"The Chris Farley Show: A Biography in Three Acts" Book Review
The Chris Farley Show: A Biography in Three Acts by Tom Farley Jr. and Tanner Colby
348 pgs, 2007 Viking
overall rating 33/35
The Chris Farley Show: A Biography in Three Acts
Kurt Cobain was the first celebrity whose death did something to me as an adolescent. Every April 5th, I commemorate his death with an orgy of music and remembrances. I have written several articles and a few poems about the man’s impact on my life and have read pretty much every book every written about the reluctant spokesman for a generation.
The second great celebrity heartbreak of my life was the passing of Chris Farley on December 17th, 1997. I was a senior in high school and I recall vividly my mother picking me and my brothers up from school on the last day of school before Christmas break and just saying point blank “Chris Farley died.” Mom had also told me about Kurt Cobain’s passing three and a half years previously, with almost a suggestion of delight. With Farley, though, there was a sadness to her voice. A sense of compassion.
Even though I grew up loving movies like Tommy Boy and Beverly Hills Ninja and laughing uproariously at his famous SNL sketches like Chippendales, the Chris Farley Show and, of course, the Motivational Speaker (based on his real life high school football coach and a friend named Matt Foley), I didn’t really know much about the man except that he knew how to party and he was quite obese. That is until I picked up The Chris Farley Show: A Biography in Three Acts by Tom Farley Jr. (Chris’ brother) and Tanner Colby (whom also wrote Belushi: A Biography).
Top Ten Chris Farley Funny Moments
The first thing I noticed about the book was the format. It’s not a traditional biography consisting of a hundred thousand words of information, written by the same author in the same voice. Instead, each chapter is introduced by the author and then the bulk of the story is told through the words of Farley’s friends, family, business associates and mentors. Written more like a movie script than a book, the biography lets us into Farley’s short and turbulent life. I laughed, a lot, I cried a little and I smiled and reminisced: The essential elements for a good biography.
Without giving too much away, Farley was a deeply religious man, who was close to his family and his priest (talking to both of them every day). He would beat himself up because of his hedonistic lifestyle, yet, his disease did not allow him to stop—and his guilt made it impossible for him to come to grips with his actions, setting in motion a downward spiral which would result in his death at thirty-three years and ten months of age.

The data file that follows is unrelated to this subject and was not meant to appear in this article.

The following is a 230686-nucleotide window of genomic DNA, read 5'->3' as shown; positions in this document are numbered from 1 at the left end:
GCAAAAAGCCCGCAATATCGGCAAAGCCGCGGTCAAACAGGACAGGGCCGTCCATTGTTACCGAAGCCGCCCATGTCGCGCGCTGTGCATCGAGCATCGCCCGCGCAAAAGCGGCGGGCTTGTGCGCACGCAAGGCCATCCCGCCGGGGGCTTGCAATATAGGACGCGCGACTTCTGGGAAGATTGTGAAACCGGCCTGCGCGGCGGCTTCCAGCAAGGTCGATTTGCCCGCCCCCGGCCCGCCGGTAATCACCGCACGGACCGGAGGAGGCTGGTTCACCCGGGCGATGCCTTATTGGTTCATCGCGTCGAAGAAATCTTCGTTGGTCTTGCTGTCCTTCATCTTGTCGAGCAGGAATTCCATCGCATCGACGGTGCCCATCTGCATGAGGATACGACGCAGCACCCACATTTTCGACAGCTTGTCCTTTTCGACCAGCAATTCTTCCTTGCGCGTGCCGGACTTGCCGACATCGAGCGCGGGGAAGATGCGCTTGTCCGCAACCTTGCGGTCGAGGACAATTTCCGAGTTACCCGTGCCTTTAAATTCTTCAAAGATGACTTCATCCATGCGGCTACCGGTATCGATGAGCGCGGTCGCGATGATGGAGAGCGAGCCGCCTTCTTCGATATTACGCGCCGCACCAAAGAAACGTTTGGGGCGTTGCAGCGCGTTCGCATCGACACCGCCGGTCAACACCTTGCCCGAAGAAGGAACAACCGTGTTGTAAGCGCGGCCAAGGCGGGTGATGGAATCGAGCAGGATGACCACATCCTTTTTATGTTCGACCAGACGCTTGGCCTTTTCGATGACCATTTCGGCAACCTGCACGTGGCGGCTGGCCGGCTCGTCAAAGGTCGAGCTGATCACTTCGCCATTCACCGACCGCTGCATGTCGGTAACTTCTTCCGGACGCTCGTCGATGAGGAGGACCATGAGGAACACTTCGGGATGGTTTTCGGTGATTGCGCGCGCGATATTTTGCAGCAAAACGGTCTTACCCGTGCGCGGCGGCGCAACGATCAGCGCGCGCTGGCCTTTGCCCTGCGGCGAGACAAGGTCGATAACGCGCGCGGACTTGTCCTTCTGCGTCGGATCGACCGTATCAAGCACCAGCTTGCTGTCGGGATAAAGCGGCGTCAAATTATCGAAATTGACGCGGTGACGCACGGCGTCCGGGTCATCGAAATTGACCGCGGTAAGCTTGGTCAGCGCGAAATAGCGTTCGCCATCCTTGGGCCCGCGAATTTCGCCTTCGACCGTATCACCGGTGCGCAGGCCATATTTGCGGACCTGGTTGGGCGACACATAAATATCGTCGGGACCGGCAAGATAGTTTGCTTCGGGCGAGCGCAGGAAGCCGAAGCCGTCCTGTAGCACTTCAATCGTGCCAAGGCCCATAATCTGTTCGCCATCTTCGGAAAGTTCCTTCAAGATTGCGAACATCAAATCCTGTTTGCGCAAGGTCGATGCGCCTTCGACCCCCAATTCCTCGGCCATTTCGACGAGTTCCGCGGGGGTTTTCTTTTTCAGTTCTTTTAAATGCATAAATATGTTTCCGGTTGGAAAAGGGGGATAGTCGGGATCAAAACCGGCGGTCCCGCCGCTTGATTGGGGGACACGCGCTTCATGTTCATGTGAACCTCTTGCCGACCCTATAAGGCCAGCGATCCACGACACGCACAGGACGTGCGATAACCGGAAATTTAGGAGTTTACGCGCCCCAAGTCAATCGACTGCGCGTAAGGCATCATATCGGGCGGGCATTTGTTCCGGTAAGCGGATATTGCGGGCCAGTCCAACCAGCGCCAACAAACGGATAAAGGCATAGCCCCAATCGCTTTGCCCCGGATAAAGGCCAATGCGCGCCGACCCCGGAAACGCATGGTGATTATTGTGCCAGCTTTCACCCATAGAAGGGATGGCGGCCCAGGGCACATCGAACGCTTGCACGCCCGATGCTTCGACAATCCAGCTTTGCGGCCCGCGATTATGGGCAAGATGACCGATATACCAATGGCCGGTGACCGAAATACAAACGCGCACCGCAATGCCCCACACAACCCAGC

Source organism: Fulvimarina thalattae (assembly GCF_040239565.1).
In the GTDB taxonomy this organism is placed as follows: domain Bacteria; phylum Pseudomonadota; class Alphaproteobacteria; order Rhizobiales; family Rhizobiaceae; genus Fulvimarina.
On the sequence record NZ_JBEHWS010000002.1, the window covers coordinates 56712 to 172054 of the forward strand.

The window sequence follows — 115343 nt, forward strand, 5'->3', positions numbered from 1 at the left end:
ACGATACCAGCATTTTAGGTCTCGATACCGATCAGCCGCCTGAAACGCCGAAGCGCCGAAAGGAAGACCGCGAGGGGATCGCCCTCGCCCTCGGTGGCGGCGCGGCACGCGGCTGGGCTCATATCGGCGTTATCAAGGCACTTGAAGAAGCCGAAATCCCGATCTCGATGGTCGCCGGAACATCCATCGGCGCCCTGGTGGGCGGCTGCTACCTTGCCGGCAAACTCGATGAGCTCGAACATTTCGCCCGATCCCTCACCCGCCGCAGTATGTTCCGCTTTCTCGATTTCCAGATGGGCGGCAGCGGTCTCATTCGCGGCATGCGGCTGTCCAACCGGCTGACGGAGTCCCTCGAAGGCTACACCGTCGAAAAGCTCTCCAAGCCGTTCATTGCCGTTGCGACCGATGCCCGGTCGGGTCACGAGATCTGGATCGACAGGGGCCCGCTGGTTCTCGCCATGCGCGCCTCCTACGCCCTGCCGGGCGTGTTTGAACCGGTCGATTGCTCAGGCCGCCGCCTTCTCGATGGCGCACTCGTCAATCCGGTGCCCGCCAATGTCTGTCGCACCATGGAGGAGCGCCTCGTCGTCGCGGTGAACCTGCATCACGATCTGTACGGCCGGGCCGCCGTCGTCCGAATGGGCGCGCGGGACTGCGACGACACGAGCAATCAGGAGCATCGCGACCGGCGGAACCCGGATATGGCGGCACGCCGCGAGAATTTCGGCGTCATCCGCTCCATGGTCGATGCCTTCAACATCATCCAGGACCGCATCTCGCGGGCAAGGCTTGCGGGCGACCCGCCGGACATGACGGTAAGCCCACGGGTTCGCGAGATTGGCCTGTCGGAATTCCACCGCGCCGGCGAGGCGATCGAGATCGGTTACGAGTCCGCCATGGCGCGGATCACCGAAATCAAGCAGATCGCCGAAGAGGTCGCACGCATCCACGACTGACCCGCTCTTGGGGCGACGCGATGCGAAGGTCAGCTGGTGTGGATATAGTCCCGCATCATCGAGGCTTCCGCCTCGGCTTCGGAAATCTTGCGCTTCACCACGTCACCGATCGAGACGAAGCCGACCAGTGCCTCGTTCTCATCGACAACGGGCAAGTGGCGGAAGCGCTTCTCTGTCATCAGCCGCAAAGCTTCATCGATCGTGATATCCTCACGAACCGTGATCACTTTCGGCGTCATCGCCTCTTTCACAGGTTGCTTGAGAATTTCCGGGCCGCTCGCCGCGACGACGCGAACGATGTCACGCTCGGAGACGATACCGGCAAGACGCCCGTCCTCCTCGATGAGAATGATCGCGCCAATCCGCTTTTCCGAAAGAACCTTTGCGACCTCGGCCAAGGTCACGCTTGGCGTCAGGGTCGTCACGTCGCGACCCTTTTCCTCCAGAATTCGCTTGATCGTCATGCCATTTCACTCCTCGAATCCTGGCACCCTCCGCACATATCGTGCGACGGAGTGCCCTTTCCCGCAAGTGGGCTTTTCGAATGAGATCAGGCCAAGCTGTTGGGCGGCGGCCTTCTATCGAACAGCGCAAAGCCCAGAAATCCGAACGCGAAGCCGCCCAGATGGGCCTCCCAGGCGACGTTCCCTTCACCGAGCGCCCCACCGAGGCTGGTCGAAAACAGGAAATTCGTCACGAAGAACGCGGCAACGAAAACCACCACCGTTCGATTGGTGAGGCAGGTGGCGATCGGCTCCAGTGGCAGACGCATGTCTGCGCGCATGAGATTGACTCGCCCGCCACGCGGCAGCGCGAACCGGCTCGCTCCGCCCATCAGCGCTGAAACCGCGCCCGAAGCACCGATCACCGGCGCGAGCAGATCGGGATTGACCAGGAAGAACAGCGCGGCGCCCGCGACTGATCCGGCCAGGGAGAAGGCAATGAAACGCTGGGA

The book displays his affection for people, his love for life, and his “aww-shucks” personality. I was particularly struck by the fact that everyone said he never tooted his own horn. In fact, when he introduced someone to a friend or family member of his, he always talked about the person he was introducing and how great they were. He always began conversations by asking how people were doing and, unlike most of us whom ask out of obligation, he listened to the answers. He loved children and even spent summers counseling at a summer camp in his native Wisconsin. When children came on his movie sets, he spent all day with them, playing and talking. The bashful and awe-struck Farley we see on The Chris Farley show is the real Chris Farley.
We see a deeply flawed human being, one born in a family of means but surrounded by dysfunction. Growing up with an alcoholic and over eating father, Farley himself became and addict—and a disastrously co-dependent one. He refused to get clean or to lose weight because he didn’t want his father to feel bad about his own obesity and struggles. We see his inability to form close loving relationships with women and with his own struggles over what he believed to be right and what he felt compelled to do. We see him get clean and then relapse and then get clean again in time for his next job, and then, once again, relapse.
In all, Farley touched many lives, during his life and posthumously. His life is both a cautionary tale and a tribute to a man with undeniable talent. The book pulls no punches and is about as objective biography as I have ever read. I highly recommend it.
Writing/Editing Quality: 10/10
Entertainment quality: 18/20
Total Rating: 33/35